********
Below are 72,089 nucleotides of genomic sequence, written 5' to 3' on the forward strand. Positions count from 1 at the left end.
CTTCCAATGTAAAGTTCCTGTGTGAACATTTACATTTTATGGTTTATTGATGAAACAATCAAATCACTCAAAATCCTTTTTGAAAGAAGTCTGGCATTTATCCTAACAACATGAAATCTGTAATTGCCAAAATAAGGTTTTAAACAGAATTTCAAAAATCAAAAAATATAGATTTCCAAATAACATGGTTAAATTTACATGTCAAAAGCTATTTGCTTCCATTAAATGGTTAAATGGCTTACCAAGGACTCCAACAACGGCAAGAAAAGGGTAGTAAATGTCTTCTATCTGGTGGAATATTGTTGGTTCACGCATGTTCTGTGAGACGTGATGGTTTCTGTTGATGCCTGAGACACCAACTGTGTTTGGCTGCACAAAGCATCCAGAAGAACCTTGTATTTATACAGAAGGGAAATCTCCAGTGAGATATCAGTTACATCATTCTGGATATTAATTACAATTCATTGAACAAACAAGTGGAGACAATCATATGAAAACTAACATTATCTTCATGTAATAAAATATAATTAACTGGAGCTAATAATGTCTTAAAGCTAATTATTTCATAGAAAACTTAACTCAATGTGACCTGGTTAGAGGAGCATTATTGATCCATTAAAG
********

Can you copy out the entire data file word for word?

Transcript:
Below are 72,089 nucleotides of genomic sequence, written 5' to 3' on the forward strand. Positions count from 1 at the left end.
CTTCCAATGTAAAGTTCCTGTGTGAACATTTACATTTTATGGTTTATTGATGAAACAATCAAATCACTCAAAATCCTTTTTGAAAGAAGTCTGGCATTTATCCTAACAACATGAAATCTGTAATTGCCAAAATAAGGTTTTAAACAGAATTTCAAAAATCAAAAAATATAGATTTCCAAATAACATGGTTAAATTTACATGTCAAAAGCTATTTGCTTCCATTAAATGGTTAAATGGCTTACCAAGGACTCCAACAACGGCAAGAAAAGGGTAGTAAATGTCTTCTATCTGGTGGAATATTGTTGGTTCACGCATGTTCTGTGAGACGTGATGGTTTCTGTTGATGCCTGAGACACCAACTGTGTTTGGCTGCACAAAGCATCCAGAAGAACCTTGTATTTATACAGAAGGGAAATCTCCAGTGAGATATCAGTTACATCATTCTGGATATTAATTACAATTCATTGAACAAACAAGTGGAGACAATCATATGAAAACTAACATTATCTTCATGTAATAAAATATAATTAACTGGAGCTAATAATGTCTTAAAGCTAATTATTTCATAGAAAACTTAACTCAATGTGACCTGGTTAGAGGAGCATTATTGATCCATTAAAG